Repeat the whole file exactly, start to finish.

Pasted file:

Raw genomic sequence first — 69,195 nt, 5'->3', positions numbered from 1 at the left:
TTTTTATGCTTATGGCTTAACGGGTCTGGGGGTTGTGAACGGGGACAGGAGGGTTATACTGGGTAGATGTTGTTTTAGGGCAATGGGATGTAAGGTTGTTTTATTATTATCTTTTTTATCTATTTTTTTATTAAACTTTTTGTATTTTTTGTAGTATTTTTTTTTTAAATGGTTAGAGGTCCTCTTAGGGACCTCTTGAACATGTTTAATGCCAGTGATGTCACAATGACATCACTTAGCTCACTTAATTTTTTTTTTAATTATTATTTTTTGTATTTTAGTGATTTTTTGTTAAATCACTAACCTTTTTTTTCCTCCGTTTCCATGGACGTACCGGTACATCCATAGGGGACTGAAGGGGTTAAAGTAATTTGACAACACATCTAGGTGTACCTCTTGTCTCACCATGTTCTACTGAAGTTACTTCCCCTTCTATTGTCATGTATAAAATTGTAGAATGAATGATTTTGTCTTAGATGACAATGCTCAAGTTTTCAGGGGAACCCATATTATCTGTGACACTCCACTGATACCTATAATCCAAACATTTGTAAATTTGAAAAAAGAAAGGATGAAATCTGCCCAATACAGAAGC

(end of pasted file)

Raw genomic sequence first — 69,195 nt, 5'->3', positions numbered from 1 at the left:
TTTTTATGCTTATGGCTTAACGGGTCTGGGGGTTGTGAACGGGGACAGGAGGGTTATACTGGGTAGATGTTGTTTTAGGGCAATGGGATGTAAGGTTGTTTTATTATTATCTTTTTTATCTATTTTTTTATTAAACTTTTTGTATTTTTTGTAGTATTTTTTTTTTAAATGGTTAGAGGTCCTCTTAGGGACCTCTTGAACATGTTTAATGCCAGTGATGTCACAATGACATCACTTAGCTCACTTAATTTTTTTTTTAATTATTATTTTTTGTATTTTAGTGATTTTTTGTTAAATCACTAACCTTTTTTTTCCTCCGTTTCCATGGACGTACCGGTACATCCATAGGGGACTGAAGGGGTTAAAGTAATTTGACAACACATCTAGGTGTACCTCTTGTCTCACCATGTTCTACTGAAGTTACTTCCCCTTCTATTGTCATGTATAAAATTGTAGAATGAATGATTTTGTCTTAGATGACAATGCTCAAGTTTTCAGGGGAACCCATATTATCTGTGACACTCCACTGATACCTATAATCCAAACATTTGTAAATTTGAAAAAAGAAAGGATGAAATCTGCCCAATACAGAAGC